(21) “The Zeppo” isn’t really demanding that we turn off Buffy to watch our own reflections (even if this might be an effective means of refusing mediatization). Rather, it reminds us of our own presence as watchers, our implication in the viewing process of the show itself. It suggests how to rediscover ourselves when we’re faced with obliteration, with potentially losing ourselves in the spectacular image. Our absorption by image throughout “The Zeppo” is strategically interrupted. For example, earlier in the episode Xander looks to others for what to do about his problems with Jack and the boys; but, just as Giles goes looking to the “spirit guides” for answers and is refused (at a point where he meets Xander in a graveyard), Xander’s calls for help are either deflected or silenced. He tells himself, “Buffy’ll know what to do,” and heads off to find her, but we immediately cut to Buffy in a hyper-bathetic encounter with Angel — by this time, a set-piece in Buffy — who exclaims, “I don’t know what to do.” Not only does the irony of the montage force Xander back on his own resources, but it also produces a key interruption. When Xander walks in on Angel and Buffy, the romantic mood-music abruptly fades and they glare at him; his presence essentially breaks the frame, and reminds us that this is a Buffy cliché, with Angel and Buffy playing the same roles and spouting the same dialogue they do on the verge of every cosmic catastrophe. Xander backs off, and the romance resumes, but as viewers our attention has been redirected, and fractured. We recognize the ways our expectations have been controlled by the conventions of generic television. We might compare the failed romantic encounter between Wesley and Cordelia in “Graduation Day,” a kiss that takes place in the library adjacent to the Hellmouth; here, a kiss is not a giving of self but a reminder, as Cordelia wipes her mouth and their mutual lack of passion becomes self-evident, of autonomy. A kiss is a means of resistance, as it was in “I Only Have Eyes for You,” to getting lost in someone else. It draws us back to reality, as the contrived romantic mood — misty lenses and swelling violins — fractures and dissipates.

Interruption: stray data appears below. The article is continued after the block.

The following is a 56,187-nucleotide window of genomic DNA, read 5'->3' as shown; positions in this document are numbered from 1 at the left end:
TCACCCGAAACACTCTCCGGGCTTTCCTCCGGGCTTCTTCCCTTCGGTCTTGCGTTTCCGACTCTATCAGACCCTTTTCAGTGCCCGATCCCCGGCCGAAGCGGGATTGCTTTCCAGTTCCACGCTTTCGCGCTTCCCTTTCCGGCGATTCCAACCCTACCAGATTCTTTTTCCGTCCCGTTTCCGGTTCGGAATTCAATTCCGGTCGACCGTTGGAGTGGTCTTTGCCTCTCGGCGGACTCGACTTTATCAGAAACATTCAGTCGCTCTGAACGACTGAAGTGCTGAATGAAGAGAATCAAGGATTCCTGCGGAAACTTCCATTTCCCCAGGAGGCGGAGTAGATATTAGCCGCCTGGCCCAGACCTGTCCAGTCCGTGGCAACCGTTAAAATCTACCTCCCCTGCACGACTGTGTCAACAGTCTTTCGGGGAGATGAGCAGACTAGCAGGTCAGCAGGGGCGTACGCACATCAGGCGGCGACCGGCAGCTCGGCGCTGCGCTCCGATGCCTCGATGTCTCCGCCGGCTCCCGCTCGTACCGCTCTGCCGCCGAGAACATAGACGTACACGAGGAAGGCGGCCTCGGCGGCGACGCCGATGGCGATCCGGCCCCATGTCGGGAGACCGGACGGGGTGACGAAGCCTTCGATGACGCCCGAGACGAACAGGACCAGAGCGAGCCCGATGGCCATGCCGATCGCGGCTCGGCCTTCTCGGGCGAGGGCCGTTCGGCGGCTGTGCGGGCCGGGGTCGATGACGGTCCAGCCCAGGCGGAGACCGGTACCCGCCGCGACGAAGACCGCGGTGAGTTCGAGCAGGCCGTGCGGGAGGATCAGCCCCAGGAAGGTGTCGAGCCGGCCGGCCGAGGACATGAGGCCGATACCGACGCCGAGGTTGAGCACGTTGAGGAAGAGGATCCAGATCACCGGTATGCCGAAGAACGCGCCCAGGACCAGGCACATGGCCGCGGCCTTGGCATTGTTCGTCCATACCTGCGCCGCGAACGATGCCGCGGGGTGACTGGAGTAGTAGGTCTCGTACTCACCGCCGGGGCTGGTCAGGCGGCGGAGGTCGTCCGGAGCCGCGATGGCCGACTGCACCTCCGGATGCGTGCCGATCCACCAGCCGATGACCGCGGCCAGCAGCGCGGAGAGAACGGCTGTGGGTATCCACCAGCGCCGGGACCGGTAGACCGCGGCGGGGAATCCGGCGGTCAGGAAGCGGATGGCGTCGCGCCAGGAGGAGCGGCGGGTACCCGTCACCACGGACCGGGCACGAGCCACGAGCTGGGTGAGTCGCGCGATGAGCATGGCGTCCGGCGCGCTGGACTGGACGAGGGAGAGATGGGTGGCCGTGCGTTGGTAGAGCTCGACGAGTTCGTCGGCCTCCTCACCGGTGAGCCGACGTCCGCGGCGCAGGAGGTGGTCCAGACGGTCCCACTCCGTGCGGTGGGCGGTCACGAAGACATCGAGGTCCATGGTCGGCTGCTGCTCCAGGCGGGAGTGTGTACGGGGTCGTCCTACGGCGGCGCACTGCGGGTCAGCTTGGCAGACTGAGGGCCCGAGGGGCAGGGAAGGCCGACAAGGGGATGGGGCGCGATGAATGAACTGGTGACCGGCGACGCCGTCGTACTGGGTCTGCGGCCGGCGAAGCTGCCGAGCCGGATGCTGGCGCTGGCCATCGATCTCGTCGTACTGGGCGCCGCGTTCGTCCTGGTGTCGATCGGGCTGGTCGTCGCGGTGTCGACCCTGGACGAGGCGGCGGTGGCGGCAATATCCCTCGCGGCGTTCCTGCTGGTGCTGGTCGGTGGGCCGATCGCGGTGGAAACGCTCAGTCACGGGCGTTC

(22) Xander, post coitus, repeatedly interrupts his own train of thought in amazement, drifting in and out of attention: “I just had sex.” While he may seem distracted, his distraction also reintroduces a self-conscious subjectivity into the mix; we aren’t allowed any sympathetic absorption or unqualified identification alongside him. Xander enters the fray of self-awareness, of knowing what to do, and then steps back, critically distant from what he’s doing, considering what has happened and what might; his dialogue throughout the episode involves a running commentary on what’s happening to him, and what he’s making happen: “I should have . . . ,” “I shouldn’t have . . . .” The episode calls this scrutiny noticing; a crucial component of being cool, as Cordelia sarcastically points out, is being perceived, as if — she tells Xander — anyone “actually noticed you were there.” Xander’s quest for notoriety parallels the ways in which viewers are implicated in the show as it unfolds: we get noticed, but in a specific way. Xander’s heroic actions, after all, are unnoticed even by Buffy and the Scooby gang, whose own heroics “nobody will ever know.” To be cool is not so much to be perceived by others as it is to attain a self-perception, a confidence in one’s physical and cognitive capacities. Xander is able to respond to Cordelia, at the episode’s close, by not responding. Viewing, by implication, does not depend on interactivity, on characters or situations actually reacting to our presence. Viewer response, our agency as watcher, is rather a mode of self-awareness engendered by the interruption of the televisual by itself. Once we become even liminally cognizant of our mediatization, its alluring absorption cannot wholly succeed. We notice ourselves, momentarily, in the screen.